The thought of cancer can bring a lot of fear and apprehension in both the patient as well as the family. This distress is further intensified in the case of paediatric cancer. There is an interplay of various surrounding factors like parents, teachers, schools and peers which could influence lifestyle changes, emotional turmoil, behavioural concerns, and academic performance.

Creating Normalcy

When diagnosed with cancer, the family faces a dilemma of whether the condition and its implications need to be shared with the child or not. Experts believe that the child’s awareness of the illness plays an important role in the treatment process. Children are smart and perceptive of the changes in the environment around them. This often makes them feel secure in school, home, as well as the hospital setup creating a sense of stability in their lives.

The involved healthcare professionals should be honest to the patient and his family about the process of the treatment, the medical procedures, and frequency of the hospital visits. This marginally reduces the child’s anxiety and normalizes their experience in the long run.

Families and school authorities need to encourage self-sufficiency and independence in the child undergoing treatment. Not making drastic changes in the daily routine, giving them responsibilities such as home chores, helping teachers in the classroom setting etc. helps in maintaining consistency and comfort for the child.

Focusing on the Here and Now

As a parent, healthcare professional, or a teacher, you also need to reassure the child that the consequences of cancer are temporary and that improvement will take place over time. Often adults underestimate the coping capacity of the child, especially in the case of long-term illnesses like cancer, thereby attempting to protect the child from the negativity of the stigma attached to terms like ‘cancer’, ‘chemotherapy’, ‘surgery’ and ‘radiation’.

Their emotional and behavioural changes could include dullness due to weakness, lack of interest in activities they enjoyed earlier, not wanting to interact or play with friends, or being quieter than usual during the day, at home as well as school. However, communicating about the illness, its symptoms, and impact on to the child is beneficial for them to get a realistic understanding of the situation.

Peer Interaction

Keeping in mind the child’s experience of the illness, it is common for them to undergo a sense of alienation, disconnect, feeling ‘left out’ and ‘different’. They develop a tendency to draw comparisons with their siblings, classmates and other friends in the same age group.

Further, the physical limitation attributed to the illness can make them feel fatigued, inefficient and incapable, thereby reducing their self-esteem and their overall confidence. Many times, academic performance suffers due to lowered concentration and attention span, due to adverse effects of the cancer treatment and medication. In the end, this makes them feel conscious as they realize that others do not understand them, further creating adjustment concerns, disruption of one’s self and identity.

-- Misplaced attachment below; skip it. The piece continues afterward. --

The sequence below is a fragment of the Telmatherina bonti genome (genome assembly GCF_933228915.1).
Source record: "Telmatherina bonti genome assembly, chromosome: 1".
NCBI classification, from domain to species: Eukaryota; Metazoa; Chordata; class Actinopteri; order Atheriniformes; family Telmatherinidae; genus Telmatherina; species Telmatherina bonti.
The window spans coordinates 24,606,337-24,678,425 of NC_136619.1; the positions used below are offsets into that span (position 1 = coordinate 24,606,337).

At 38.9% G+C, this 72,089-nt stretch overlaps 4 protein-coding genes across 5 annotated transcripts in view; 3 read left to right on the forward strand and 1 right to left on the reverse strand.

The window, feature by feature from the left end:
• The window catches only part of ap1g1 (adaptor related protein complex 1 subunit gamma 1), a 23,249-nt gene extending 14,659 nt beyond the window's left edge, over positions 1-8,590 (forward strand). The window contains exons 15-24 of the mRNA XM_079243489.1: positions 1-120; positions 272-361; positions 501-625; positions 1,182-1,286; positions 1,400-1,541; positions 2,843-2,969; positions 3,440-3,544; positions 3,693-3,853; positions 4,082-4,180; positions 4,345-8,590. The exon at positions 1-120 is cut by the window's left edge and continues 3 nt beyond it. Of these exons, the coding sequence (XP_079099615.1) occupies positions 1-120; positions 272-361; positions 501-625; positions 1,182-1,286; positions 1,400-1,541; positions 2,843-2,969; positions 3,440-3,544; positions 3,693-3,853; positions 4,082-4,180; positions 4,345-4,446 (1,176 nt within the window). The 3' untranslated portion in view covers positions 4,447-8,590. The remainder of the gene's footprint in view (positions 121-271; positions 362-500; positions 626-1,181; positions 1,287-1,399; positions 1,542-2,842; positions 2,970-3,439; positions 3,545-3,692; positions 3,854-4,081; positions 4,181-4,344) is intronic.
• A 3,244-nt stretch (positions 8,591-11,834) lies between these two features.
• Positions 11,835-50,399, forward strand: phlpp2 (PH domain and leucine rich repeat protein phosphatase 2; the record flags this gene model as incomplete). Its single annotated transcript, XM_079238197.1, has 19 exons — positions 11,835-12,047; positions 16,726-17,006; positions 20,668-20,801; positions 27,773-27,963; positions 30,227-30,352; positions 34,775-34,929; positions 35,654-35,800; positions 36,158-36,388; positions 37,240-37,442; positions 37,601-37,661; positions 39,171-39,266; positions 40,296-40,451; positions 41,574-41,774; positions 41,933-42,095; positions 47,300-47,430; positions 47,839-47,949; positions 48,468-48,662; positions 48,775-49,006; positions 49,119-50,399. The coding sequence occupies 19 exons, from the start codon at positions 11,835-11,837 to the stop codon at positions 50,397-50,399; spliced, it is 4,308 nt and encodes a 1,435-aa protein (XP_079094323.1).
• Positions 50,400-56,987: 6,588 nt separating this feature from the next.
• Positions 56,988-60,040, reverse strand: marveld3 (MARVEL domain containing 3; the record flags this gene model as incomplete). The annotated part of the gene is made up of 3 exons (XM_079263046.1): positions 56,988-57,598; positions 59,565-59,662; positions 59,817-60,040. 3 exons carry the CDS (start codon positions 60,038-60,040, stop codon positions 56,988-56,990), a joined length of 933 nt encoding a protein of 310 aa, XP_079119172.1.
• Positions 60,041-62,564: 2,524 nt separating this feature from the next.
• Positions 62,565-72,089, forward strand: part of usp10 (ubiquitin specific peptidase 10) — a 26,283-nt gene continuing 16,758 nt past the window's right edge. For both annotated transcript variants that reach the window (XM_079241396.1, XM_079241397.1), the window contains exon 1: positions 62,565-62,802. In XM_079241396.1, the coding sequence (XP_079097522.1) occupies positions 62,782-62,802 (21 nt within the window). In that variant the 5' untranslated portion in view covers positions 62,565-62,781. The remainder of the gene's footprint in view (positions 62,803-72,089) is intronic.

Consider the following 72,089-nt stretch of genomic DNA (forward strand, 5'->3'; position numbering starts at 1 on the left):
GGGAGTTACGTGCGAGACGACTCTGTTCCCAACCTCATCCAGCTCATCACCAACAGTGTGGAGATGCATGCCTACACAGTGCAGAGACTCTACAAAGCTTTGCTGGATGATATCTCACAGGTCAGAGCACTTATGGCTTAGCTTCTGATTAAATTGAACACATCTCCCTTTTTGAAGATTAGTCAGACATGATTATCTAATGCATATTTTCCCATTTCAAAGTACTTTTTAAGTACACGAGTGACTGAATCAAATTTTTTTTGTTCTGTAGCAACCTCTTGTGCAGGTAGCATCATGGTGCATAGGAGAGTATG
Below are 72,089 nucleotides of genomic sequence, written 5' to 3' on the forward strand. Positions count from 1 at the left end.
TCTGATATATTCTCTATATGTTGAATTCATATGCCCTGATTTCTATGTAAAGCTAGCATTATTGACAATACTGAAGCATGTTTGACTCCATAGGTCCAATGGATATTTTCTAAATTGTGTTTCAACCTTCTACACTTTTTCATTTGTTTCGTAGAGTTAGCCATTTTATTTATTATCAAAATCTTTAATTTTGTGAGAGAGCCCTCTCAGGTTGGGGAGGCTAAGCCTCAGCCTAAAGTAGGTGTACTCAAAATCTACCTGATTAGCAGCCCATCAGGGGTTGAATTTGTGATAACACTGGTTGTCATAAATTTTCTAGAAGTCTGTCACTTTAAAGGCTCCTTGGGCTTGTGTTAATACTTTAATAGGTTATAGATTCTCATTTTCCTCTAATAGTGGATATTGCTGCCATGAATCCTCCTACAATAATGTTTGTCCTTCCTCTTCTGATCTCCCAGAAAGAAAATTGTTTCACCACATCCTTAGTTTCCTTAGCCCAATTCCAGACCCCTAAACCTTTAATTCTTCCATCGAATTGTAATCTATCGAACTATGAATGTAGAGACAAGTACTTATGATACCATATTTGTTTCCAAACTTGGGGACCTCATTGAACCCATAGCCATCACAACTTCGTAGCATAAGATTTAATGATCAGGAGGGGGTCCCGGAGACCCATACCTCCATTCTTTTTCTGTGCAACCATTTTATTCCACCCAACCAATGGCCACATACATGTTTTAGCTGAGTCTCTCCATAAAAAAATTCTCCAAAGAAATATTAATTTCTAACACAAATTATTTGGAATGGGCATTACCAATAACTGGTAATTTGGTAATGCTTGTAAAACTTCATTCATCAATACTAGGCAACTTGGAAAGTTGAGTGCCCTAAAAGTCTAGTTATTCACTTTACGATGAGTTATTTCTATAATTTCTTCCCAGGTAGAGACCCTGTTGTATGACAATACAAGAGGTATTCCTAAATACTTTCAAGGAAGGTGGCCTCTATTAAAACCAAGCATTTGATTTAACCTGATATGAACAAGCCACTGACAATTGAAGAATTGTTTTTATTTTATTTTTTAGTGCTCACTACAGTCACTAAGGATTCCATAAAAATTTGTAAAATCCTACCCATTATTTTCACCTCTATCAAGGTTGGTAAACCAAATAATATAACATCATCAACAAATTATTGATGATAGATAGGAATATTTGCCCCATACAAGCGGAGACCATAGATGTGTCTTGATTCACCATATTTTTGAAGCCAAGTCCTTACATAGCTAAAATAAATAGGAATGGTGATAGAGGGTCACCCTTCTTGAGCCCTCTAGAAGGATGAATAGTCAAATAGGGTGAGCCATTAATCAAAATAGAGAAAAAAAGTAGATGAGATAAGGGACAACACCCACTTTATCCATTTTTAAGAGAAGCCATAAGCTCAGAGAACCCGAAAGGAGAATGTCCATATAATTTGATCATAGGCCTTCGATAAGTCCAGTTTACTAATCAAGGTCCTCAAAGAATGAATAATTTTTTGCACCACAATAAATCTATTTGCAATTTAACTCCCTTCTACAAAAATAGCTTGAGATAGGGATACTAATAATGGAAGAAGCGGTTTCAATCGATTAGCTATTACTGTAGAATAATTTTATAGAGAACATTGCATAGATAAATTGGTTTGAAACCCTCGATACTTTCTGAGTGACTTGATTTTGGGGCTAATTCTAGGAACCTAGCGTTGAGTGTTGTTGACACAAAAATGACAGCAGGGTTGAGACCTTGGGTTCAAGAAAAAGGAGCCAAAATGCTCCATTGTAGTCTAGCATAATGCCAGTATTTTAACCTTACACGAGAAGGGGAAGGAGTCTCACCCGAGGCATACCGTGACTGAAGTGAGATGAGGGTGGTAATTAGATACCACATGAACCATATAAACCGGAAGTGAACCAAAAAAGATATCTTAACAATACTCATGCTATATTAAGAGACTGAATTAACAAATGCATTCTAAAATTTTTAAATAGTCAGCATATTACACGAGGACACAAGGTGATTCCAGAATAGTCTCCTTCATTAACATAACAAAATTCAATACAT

How Can Parents Help?

Caregiving is not an easy task, especially in the case of children diagnosed with cancer. Children do not always understand how to work through difficult emotions which may arise during the course of the illness, and they might end up blaming themselves instead. “God is punishing me for scoring low marks in exams”, “I did not eat my vegetables, that’s why I am here”, “I lied to mummy, that’s why I fell ill” are some of the thoughts which might run through their minds.

Children dealing with cancer tend to get irritable, scared or angry and these emotional reactions need to be recognized by the parents. As a parent, it’s important for you to be able to provide reassurance to them, explaining the medical causes underlying their condition rather than holding themselves responsible. At the same time, it’s also important for you to able to take care of yourself, with the exhaustion or fatigue which could be experienced while you see your child go through varied emotional or physical changes during the course of cancer.

Cancer also makes children temperamental, leading to unreasonable demands, tantrums, noncompliance, mood and behavioural changes which the parents and teachers find difficult to address and handle. Often, parents give in to such unreasonable demands of the child, which needs to be discouraged, as these are likely to create an over-indulgent, over-protective and a pampered child, further making it difficult for the child to return to normalcy post the treatment process.

Role of Teachers

The role of teachers like parents is a very important one. With a considerable number of hours spent in schools, teachers are expected to look after a number of children of varied backgrounds and abilities. Having a sensitive and understaffing approach especially towards a child undergoing treatment for cancer becomes essential in a school set up.

In addition, a platform for inclusive learning gets established making the more confident and comfortable. For instance, delegation of responsibilities such as class monitoring, helping teachers mind the class, encouraging them to connect with their peers, can help in making the child feel included and efficient.

At the same time, it’s important to maintain a lateral approach for regular engagement and feedback mechanism between the parents and the teachers so that they are aware of the child’s progress at both the school and the home front.

Reference: http://blogs.fortishealthcare.com/pediatric-oncology-play-schools-hospitals/

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